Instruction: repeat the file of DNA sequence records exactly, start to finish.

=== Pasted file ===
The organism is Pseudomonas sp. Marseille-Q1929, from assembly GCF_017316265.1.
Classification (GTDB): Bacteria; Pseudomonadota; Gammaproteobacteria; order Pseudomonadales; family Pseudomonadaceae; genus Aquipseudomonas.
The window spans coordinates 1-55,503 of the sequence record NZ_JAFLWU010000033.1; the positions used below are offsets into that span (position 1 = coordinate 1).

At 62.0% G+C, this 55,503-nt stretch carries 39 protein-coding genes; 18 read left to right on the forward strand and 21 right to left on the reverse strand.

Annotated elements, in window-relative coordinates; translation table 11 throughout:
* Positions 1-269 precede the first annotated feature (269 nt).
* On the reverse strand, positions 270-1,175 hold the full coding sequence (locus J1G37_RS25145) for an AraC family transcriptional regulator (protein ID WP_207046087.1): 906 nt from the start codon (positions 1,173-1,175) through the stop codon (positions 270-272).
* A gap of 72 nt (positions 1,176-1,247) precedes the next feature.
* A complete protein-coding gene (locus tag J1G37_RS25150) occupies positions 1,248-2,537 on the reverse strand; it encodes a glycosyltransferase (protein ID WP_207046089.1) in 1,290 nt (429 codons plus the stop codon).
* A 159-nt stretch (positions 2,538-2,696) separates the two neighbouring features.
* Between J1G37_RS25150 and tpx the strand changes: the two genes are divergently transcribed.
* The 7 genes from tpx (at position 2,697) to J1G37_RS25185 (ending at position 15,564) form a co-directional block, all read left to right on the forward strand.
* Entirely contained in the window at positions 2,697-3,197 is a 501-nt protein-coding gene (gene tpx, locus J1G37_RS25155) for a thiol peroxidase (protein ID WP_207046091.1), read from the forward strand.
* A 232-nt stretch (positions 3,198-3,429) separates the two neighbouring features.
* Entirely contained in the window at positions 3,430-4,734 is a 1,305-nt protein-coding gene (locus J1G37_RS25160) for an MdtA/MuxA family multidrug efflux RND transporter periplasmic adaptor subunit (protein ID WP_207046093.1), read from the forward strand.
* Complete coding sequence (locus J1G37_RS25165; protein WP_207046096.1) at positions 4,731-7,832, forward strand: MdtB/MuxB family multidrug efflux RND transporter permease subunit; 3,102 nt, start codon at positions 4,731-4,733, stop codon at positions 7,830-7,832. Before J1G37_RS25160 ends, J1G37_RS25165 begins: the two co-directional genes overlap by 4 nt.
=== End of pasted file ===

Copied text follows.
The organism is Pseudomonas sp. Marseille-Q1929, from assembly GCF_017316265.1.
Classification (GTDB): Bacteria; Pseudomonadota; Gammaproteobacteria; order Pseudomonadales; family Pseudomonadaceae; genus Aquipseudomonas.
The window spans coordinates 1-55,503 of the sequence record NZ_JAFLWU010000033.1; the positions used below are offsets into that span (position 1 = coordinate 1).

At 62.0% G+C, this 55,503-nt stretch carries 39 protein-coding genes; 18 read left to right on the forward strand and 21 right to left on the reverse strand.

Annotated elements, in window-relative coordinates; translation table 11 throughout:
* Positions 1-269 precede the first annotated feature (269 nt).
* On the reverse strand, positions 270-1,175 hold the full coding sequence (locus J1G37_RS25145) for an AraC family transcriptional regulator (protein ID WP_207046087.1): 906 nt from the start codon (positions 1,173-1,175) through the stop codon (positions 270-272).
* A gap of 72 nt (positions 1,176-1,247) precedes the next feature.
* A complete protein-coding gene (locus tag J1G37_RS25150) occupies positions 1,248-2,537 on the reverse strand; it encodes a glycosyltransferase (protein ID WP_207046089.1) in 1,290 nt (429 codons plus the stop codon).
* A 159-nt stretch (positions 2,538-2,696) separates the two neighbouring features.
* Between J1G37_RS25150 and tpx the strand changes: the two genes are divergently transcribed.
* The 7 genes from tpx (at position 2,697) to J1G37_RS25185 (ending at position 15,564) form a co-directional block, all read left to right on the forward strand.
* Entirely contained in the window at positions 2,697-3,197 is a 501-nt protein-coding gene (gene tpx, locus J1G37_RS25155) for a thiol peroxidase (protein ID WP_207046091.1), read from the forward strand.
* A 232-nt stretch (positions 3,198-3,429) separates the two neighbouring features.
* Entirely contained in the window at positions 3,430-4,734 is a 1,305-nt protein-coding gene (locus J1G37_RS25160) for an MdtA/MuxA family multidrug efflux RND transporter periplasmic adaptor subunit (protein ID WP_207046093.1), read from the forward strand.
* Complete coding sequence (locus J1G37_RS25165; protein WP_207046096.1) at positions 4,731-7,832, forward strand: MdtB/MuxB family multidrug efflux RND transporter permease subunit; 3,102 nt, start codon at positions 4,731-4,733, stop codon at positions 7,830-7,832. Before J1G37_RS25160 ends, J1G37_RS25165 begins: the two co-directional genes overlap by 4 nt.